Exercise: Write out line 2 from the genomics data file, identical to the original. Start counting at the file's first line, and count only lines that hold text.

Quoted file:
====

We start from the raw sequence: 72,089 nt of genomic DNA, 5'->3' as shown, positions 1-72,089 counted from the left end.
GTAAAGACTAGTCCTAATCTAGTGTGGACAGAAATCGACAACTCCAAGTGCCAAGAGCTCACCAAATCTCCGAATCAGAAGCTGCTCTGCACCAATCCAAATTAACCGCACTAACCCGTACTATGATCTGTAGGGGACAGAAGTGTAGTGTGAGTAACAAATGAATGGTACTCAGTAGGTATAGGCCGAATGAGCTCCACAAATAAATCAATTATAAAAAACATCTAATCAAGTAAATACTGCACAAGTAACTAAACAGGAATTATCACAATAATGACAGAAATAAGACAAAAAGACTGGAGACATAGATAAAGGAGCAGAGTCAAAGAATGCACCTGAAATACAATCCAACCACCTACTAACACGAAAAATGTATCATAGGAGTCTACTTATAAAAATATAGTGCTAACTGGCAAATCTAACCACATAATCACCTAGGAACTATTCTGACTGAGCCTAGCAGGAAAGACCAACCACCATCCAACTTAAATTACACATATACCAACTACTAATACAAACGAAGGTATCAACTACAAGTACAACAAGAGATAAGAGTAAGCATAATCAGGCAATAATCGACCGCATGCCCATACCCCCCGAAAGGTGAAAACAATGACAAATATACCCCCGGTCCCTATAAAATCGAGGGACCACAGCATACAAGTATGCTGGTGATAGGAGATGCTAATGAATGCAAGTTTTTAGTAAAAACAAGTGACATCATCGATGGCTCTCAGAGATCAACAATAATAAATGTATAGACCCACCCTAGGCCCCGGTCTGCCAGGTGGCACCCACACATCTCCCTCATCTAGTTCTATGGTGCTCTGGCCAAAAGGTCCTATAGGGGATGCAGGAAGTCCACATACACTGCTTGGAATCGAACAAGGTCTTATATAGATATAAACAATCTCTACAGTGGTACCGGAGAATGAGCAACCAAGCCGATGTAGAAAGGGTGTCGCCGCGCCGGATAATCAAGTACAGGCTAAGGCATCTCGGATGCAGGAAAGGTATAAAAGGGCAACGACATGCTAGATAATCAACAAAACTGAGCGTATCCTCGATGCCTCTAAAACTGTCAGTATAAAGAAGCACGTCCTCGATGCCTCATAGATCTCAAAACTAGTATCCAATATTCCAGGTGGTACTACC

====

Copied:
GTAAAGACTAGTCCTAATCTAGTGTGGACAGAAATCGACAACTCCAAGTGCCAAGAGCTCACCAAATCTCCGAATCAGAAGCTGCTCTGCACCAATCCAAATTAACCGCACTAACCCGTACTATGATCTGTAGGGGACAGAAGTGTAGTGTGAGTAACAAATGAATGGTACTCAGTAGGTATAGGCCGAATGAGCTCCACAAATAAATCAATTATAAAAAACATCTAATCAAGTAAATACTGCACAAGTAACTAAACAGGAATTATCACAATAATGACAGAAATAAGACAAAAAGACTGGAGACATAGATAAAGGAGCAGAGTCAAAGAATGCACCTGAAATACAATCCAACCACCTACTAACACGAAAAATGTATCATAGGAGTCTACTTATAAAAATATAGTGCTAACTGGCAAATCTAACCACATAATCACCTAGGAACTATTCTGACTGAGCCTAGCAGGAAAGACCAACCACCATCCAACTTAAATTACACATATACCAACTACTAATACAAACGAAGGTATCAACTACAAGTACAACAAGAGATAAGAGTAAGCATAATCAGGCAATAATCGACCGCATGCCCATACCCCCCGAAAGGTGAAAACAATGACAAATATACCCCCGGTCCCTATAAAATCGAGGGACCACAGCATACAAGTATGCTGGTGATAGGAGATGCTAATGAATGCAAGTTTTTAGTAAAAACAAGTGACATCATCGATGGCTCTCAGAGATCAACAATAATAAATGTATAGACCCACCCTAGGCCCCGGTCTGCCAGGTGGCACCCACACATCTCCCTCATCTAGTTCTATGGTGCTCTGGCCAAAAGGTCCTATAGGGGATGCAGGAAGTCCACATACACTGCTTGGAATCGAACAAGGTCTTATATAGATATAAACAATCTCTACAGTGGTACCGGAGAATGAGCAACCAAGCCGATGTAGAAAGGGTGTCGCCGCGCCGGATAATCAAGTACAGGCTAAGGCATCTCGGATGCAGGAAAGGTATAAAAGGGCAACGACATGCTAGATAATCAACAAAACTGAGCGTATCCTCGATGCCTCTAAAACTGTCAGTATAAAGAAGCACGTCCTCGATGCCTCATAGATCTCAAAACTAGTATCCAATATTCCAGGTGGTACTACC